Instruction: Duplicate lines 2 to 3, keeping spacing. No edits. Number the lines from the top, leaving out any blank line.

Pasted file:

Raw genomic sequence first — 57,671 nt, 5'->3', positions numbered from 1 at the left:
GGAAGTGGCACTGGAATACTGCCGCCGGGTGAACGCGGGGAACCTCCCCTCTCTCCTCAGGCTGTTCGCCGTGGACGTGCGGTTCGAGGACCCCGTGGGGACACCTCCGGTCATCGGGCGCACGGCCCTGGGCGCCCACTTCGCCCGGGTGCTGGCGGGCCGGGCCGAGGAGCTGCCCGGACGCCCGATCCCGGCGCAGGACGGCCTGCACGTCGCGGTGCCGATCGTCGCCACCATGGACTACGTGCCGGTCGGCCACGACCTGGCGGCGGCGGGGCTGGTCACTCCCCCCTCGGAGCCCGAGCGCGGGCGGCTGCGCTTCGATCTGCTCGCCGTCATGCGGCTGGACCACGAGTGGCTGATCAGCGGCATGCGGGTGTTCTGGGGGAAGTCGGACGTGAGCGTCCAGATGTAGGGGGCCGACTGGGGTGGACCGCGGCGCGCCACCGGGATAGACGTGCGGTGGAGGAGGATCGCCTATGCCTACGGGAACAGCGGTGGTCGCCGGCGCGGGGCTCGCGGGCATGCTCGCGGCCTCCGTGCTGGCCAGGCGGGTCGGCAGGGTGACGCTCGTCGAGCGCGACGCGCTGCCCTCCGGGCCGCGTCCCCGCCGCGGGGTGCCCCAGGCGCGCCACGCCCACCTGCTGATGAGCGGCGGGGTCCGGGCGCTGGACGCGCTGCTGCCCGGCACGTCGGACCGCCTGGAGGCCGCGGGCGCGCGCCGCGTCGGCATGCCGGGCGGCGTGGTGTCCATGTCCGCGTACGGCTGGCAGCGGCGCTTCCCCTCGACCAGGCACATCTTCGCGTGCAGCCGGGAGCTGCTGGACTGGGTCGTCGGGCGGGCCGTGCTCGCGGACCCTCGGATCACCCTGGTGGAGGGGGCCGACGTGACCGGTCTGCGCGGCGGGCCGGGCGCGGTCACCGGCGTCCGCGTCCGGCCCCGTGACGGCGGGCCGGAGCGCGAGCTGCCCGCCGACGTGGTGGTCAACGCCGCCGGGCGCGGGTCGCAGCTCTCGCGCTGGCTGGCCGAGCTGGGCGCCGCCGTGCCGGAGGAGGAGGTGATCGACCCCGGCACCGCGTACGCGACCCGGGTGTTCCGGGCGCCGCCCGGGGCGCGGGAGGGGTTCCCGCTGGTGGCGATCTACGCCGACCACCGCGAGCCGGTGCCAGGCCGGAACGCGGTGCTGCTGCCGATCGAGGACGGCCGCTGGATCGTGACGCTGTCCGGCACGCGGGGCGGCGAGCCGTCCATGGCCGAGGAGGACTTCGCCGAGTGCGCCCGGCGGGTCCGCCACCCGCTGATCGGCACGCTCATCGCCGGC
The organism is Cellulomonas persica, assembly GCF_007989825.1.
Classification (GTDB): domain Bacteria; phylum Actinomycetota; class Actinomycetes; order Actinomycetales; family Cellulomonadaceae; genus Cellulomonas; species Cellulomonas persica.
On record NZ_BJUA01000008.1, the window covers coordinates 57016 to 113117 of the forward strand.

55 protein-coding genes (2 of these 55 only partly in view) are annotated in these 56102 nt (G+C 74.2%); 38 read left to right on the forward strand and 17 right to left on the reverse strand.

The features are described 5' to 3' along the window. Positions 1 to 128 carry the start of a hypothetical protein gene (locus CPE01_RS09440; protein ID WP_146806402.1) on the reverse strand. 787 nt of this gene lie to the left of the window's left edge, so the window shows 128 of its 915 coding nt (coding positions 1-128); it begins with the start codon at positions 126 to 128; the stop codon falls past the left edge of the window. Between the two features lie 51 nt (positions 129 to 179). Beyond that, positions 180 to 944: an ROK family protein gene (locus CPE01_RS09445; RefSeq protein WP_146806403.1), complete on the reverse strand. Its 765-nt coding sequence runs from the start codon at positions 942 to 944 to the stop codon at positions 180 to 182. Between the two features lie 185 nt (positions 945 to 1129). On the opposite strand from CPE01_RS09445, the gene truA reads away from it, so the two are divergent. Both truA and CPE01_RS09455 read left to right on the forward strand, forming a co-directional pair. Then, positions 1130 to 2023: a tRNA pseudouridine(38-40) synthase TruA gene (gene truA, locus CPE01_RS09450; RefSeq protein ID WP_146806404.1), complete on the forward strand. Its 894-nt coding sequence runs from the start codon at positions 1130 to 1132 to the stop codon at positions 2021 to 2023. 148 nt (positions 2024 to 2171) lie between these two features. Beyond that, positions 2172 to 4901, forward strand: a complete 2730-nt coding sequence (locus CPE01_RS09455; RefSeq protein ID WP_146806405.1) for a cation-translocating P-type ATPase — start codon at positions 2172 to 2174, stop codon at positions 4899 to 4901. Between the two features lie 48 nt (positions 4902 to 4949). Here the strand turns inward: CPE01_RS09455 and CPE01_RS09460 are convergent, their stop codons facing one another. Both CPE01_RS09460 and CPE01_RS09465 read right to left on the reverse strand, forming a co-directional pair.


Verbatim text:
GGAAGTGGCACTGGAATACTGCCGCCGGGTGAACGCGGGGAACCTCCCCTCTCTCCTCAGGCTGTTCGCCGTGGACGTGCGGTTCGAGGACCCCGTGGGGACACCTCCGGTCATCGGGCGCACGGCCCTGGGCGCCCACTTCGCCCGGGTGCTGGCGGGCCGGGCCGAGGAGCTGCCCGGACGCCCGATCCCGGCGCAGGACGGCCTGCACGTCGCGGTGCCGATCGTCGCCACCATGGACTACGTGCCGGTCGGCCACGACCTGGCGGCGGCGGGGCTGGTCACTCCCCCCTCGGAGCCCGAGCGCGGGCGGCTGCGCTTCGATCTGCTCGCCGTCATGCGGCTGGACCACGAGTGGCTGATCAGCGGCATGCGGGTGTTCTGGGGGAAGTCGGACGTGAGCGTCCAGATGTAGGGGGCCGACTGGGGTGGACCGCGGCGCGCCACCGGGATAGACGTGCGGTGGAGGAGGATCGCCTATGCCTACGGGAACAGCGGTGGTCGCCGGCGCGGGGCTCGCGGGCATGCTCGCGGCCTCCGTGCTGGCCAGGCGGGTCGGCAGGGTGACGCTCGTCGAGCGCGACGCGCTGCCCTCCGGGCCGCGTCCCCGCCGCGGGGTGCCCCAGGCGCGCCACGCCCACCTGCTGATGAGCGGCGGGGTCCGGGCGCTGGACGCGCTGCTGCCCGGCACGTCGGACCGCCTGGAGGCCGCGGGCGCGCGCCGCGTCGGCATGCCGGGCGGCGTGGTGTCCATGTCCGCGTACGGCTGGCAGCGGCGCTTCCCCTCGACCAGGCACATCTTCGCGTGCAGCCGGGAGCTGCTGGACTGGGTCGTCGGGCGGGCCGTGCTCGCGGACCCTCGGATCACCCTGGTGGAGGGGGCCGACGTGACCGGTCTGCGCGGCGGGCCGGGCGCGGTCACCGGCGTCCGCGTCCGGCCCCGTGACGGCGGGCCGGAGCGCGAGCTGCCCGCCGACGTGGTGGTCAACGCCGCCGGGCGCGGGTCGCAGCTCTCGCGCTGGCTGGCCGAGCTGGGCGCCGCCGTGCCGGAGGAGGAGGTGATCGACCCCGGCACCGCGTACGCGACCCGGGTGTTCCGGGCGCCGCCCGGGGCGCGGGAGGGGTTCCCGCTGGTGGCGATCTACGCCGACCACCGCGAGCCGGTGCCAGGCCGGAACGCGGTGCTGCTGCCGATCGAGGACGGCCGCTGGATCGTGACGCTGTCCGGCACGCGGGGCGGCGAGCCGTCCATGGCCGAGGAGGACTTCGCCGAGTGCGCCCGGCGGGTCCGCCACCCGCTGATCGGCACGCTCATCGCCGGC
The organism is Cellulomonas persica, assembly GCF_007989825.1.